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Business

Samsung job applicants spark a growing industry

A female university student checks out an SSAT study guide at a bookshop.

SEOUL -- Publishing guidebooks to help people land a job at the Samsung Group is becoming a lucrative business in South Korea.

     In 2013, as many as 200,000 college graduates and graduates-to-be applied for Samsung's 9,000 employment offers. The number of applicants was almost triple from three years ago. The competition to enter South Korea's largest conglomerate and the most favored company among job seekers is so tough that applicants earnestly prepare themselves for the first hurdle in the recruitment process: the Samsung Aptitude Test (SSAT).

     The Samsung Group hires the majority of its employees through a biannual process beginning in spring and autumn. Only those who pass the SSAT, a common paper test for the group, are eligible for interviews given by group companies such as Samsung Electronics and Samsung Life Insurance.

     The group has not revealed the details of the SSAT. According to SSAT guidebooks, it runs for 130 minutes and test takers must answer 180 multiple choice questions that cover such categories as linguistic skills, mathematics, reasoning ability and knowledge of common sense.

      For example, in the common sense category, the test presents an image of an SD card, a type of memory card, and asks respondents to pick the incorrect statement from four options: (1) SD is short for "Secure Digital"; (2) the card is appropriate for use in small devices such as mobile handsets; (3) with the lock function on the side engaged, data stored on the card can be read but not be modified; (4) SD cards are available in SD, mini SD and micro SD formats and each can be used in only particular devices with specified format. The correct answer is (4).

     To tap into the growing market, a number of publishers are rushing into the SSAT textbook business. Some even provide online lectures on how to handle questions or attach discount coupons to textbooks for attendance at lectures on SSAT.

     The president of a publisher that first issued a serious guidebook for the SSAT in Seoul said that such study guides are essential for applicants, because it is important for test takers to get used to answering not-so-difficult but numerous questions in a short time. An A4-size book from the publisher has roughly 750 pages and sells for 28,000 won ($26.7).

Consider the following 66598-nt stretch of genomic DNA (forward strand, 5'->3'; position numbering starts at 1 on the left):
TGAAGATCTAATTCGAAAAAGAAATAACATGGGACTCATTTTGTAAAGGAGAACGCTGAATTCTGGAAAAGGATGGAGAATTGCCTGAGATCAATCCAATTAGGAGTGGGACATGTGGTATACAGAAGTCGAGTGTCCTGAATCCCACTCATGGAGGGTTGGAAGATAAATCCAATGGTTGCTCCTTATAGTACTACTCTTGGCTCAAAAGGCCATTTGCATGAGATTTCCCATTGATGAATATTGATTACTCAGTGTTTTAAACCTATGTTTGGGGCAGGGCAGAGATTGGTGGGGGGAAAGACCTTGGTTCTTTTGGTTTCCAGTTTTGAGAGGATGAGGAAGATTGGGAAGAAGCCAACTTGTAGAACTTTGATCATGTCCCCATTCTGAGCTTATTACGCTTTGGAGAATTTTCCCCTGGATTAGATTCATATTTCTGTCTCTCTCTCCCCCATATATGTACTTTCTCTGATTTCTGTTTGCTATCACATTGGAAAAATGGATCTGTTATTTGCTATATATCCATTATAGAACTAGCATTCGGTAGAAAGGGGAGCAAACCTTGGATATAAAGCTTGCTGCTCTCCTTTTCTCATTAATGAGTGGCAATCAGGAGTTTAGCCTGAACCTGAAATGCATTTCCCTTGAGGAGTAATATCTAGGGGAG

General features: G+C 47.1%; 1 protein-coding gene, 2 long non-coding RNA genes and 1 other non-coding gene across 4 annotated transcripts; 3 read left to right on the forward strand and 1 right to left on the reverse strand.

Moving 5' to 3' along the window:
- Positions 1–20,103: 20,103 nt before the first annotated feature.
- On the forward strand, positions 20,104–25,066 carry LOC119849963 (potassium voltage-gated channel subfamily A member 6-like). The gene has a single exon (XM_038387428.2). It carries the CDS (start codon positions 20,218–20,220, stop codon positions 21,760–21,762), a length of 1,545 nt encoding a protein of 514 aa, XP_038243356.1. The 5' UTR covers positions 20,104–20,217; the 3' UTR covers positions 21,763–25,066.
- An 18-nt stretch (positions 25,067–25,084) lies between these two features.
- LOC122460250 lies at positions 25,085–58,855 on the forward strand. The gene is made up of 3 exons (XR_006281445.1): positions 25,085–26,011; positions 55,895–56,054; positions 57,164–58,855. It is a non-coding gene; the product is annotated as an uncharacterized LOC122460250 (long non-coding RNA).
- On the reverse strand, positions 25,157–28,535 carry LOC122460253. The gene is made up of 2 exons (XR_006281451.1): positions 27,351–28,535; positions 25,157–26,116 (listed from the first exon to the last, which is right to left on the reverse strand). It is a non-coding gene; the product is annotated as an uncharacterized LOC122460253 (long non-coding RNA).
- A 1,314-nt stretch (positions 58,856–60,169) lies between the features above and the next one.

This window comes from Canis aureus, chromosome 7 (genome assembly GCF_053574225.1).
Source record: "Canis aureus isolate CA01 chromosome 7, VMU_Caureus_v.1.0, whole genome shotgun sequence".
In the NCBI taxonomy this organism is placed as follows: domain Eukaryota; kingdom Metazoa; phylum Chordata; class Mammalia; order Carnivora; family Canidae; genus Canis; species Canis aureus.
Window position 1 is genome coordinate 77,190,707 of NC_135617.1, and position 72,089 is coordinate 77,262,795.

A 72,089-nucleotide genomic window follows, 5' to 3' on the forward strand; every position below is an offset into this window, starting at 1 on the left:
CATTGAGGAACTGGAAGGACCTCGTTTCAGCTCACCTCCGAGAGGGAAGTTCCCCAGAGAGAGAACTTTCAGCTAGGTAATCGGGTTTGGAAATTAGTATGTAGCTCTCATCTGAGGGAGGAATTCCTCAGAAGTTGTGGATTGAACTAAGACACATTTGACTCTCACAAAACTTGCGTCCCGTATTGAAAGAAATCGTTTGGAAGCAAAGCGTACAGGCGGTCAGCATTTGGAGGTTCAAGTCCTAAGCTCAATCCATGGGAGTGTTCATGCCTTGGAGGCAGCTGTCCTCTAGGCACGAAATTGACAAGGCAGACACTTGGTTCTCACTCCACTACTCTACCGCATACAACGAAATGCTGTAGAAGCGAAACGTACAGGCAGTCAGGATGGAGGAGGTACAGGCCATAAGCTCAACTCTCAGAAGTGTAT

According to a young employee at Samsung Electronics, most applicants he knew had bought at least one, sometimes several, study guides prior to taking the test. He himself had bought one a month before the test.

     South Korea's national paper Chosun Ilbo reports that the number of SSAT applicants grew to 200,000 in 2013 from 70,000 in 2010. Over the same period, the sales of the study guide publisher accordingly increased by 50% to roughly 100,000 copies in 2013.

     However, in January, Samsung announced a decision that will immensely affect these publishers.

     The conglomerate said that it intended to drastically change the recruitment process. Specifically, its plan is to reject some applicants on the basis of other elements that included review of submissions from applicants and whether an applicant has recommendations from a university president before the paper test process, because giving the test to all applicants is too costly.

     Decrease in number of test takers may lead to reduced demand for study guides, which would be a huge blow to SSAT textbook publishers.

     However, the controversial new recruitment system was effectively scrapped only roughly two weeks after the announcement due to a backlash from South Korean job seekers.

     The company was criticized that such system might create a hierarchy among colleges, because it had allocated the quota of candidates that a university president can recommend based on such factors as university size.

     However, an official at the Samsung Group said the company still believes that it needs to reform the hiring process and that it will keep discussing concrete measures.

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